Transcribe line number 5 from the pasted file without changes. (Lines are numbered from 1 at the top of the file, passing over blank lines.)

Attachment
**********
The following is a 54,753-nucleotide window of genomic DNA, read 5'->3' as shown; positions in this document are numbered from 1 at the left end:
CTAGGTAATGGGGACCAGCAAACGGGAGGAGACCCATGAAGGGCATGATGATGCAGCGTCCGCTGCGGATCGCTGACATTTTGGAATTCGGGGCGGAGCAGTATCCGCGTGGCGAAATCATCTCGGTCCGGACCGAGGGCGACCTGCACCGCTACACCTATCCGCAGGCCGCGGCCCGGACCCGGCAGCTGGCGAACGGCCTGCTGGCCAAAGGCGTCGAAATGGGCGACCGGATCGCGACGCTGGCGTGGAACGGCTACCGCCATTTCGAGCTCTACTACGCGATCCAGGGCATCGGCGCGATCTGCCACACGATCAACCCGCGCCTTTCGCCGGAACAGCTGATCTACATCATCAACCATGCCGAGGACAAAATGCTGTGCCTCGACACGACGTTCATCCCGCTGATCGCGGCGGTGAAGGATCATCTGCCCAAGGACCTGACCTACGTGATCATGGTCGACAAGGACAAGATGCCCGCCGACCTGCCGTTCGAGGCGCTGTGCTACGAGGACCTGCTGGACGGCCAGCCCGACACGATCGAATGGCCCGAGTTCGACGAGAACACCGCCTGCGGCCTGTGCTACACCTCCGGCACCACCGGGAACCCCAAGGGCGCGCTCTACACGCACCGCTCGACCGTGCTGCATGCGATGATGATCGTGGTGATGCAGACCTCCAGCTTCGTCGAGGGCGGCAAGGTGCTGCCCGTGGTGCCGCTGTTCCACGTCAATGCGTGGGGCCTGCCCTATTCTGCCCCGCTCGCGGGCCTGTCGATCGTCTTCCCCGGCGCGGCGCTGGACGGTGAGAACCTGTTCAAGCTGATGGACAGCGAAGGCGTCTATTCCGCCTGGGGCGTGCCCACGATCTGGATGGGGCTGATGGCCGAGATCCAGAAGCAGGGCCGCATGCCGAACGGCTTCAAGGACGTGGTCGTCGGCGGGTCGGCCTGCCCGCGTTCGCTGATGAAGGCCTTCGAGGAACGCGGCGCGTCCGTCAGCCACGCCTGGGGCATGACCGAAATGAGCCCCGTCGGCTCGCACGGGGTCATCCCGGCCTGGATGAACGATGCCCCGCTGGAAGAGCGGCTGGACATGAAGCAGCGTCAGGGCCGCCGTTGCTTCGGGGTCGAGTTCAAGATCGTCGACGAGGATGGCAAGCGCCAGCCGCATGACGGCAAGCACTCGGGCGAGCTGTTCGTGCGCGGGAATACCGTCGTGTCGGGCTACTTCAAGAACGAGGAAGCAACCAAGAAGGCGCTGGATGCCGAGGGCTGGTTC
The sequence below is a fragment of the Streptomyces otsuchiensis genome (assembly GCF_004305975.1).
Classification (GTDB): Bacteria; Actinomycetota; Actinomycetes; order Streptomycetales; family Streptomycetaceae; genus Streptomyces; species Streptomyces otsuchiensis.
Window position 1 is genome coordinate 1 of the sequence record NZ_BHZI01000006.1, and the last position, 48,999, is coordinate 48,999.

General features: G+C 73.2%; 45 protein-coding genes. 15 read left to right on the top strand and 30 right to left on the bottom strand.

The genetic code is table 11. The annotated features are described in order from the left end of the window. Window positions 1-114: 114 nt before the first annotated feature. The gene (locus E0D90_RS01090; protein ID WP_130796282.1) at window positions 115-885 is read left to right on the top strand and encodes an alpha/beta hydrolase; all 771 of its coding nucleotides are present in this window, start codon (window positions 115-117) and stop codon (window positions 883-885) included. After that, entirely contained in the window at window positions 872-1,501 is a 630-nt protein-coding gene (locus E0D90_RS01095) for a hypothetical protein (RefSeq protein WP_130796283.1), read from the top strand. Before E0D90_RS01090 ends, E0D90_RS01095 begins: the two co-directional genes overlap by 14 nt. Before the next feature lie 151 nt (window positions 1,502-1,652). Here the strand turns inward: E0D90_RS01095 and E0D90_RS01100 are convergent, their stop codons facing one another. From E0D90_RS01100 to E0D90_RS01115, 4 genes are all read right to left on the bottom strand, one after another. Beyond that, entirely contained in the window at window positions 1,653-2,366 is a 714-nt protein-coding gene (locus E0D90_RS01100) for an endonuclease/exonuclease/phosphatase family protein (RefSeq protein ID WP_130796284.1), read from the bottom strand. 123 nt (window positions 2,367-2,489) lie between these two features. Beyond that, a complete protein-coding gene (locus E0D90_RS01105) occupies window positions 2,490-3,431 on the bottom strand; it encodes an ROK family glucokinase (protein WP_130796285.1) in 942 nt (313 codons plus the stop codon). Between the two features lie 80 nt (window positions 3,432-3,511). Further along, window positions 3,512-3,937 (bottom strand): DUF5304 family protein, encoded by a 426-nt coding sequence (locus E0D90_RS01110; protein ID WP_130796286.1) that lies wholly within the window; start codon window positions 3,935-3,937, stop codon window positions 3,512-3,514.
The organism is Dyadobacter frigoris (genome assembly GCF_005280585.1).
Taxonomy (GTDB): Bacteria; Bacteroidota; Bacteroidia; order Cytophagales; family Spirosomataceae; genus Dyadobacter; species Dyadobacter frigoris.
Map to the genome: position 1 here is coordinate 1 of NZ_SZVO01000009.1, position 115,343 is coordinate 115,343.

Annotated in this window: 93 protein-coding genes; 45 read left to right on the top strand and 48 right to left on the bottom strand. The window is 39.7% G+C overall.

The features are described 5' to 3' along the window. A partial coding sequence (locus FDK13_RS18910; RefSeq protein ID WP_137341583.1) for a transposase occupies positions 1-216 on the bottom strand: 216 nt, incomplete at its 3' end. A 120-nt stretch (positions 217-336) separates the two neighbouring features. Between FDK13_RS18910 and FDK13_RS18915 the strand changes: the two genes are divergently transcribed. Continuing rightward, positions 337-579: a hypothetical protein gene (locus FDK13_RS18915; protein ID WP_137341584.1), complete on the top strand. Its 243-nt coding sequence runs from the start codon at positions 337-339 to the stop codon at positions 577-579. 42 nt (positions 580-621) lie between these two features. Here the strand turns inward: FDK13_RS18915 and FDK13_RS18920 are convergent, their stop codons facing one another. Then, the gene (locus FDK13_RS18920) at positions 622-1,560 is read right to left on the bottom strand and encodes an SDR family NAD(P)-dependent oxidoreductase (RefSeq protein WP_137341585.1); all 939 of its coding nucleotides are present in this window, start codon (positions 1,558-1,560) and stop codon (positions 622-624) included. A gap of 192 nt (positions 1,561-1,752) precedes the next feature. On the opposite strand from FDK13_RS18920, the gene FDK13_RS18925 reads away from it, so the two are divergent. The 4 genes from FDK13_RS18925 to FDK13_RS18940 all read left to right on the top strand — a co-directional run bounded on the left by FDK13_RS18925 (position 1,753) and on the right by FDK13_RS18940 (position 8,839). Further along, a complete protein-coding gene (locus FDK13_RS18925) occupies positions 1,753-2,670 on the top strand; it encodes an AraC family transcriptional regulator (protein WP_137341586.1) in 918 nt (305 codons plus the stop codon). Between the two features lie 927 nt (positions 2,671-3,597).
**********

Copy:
Window position 1 is genome coordinate 1 of the sequence record NZ_BHZI01000006.1, and the last position, 48,999, is coordinate 48,999.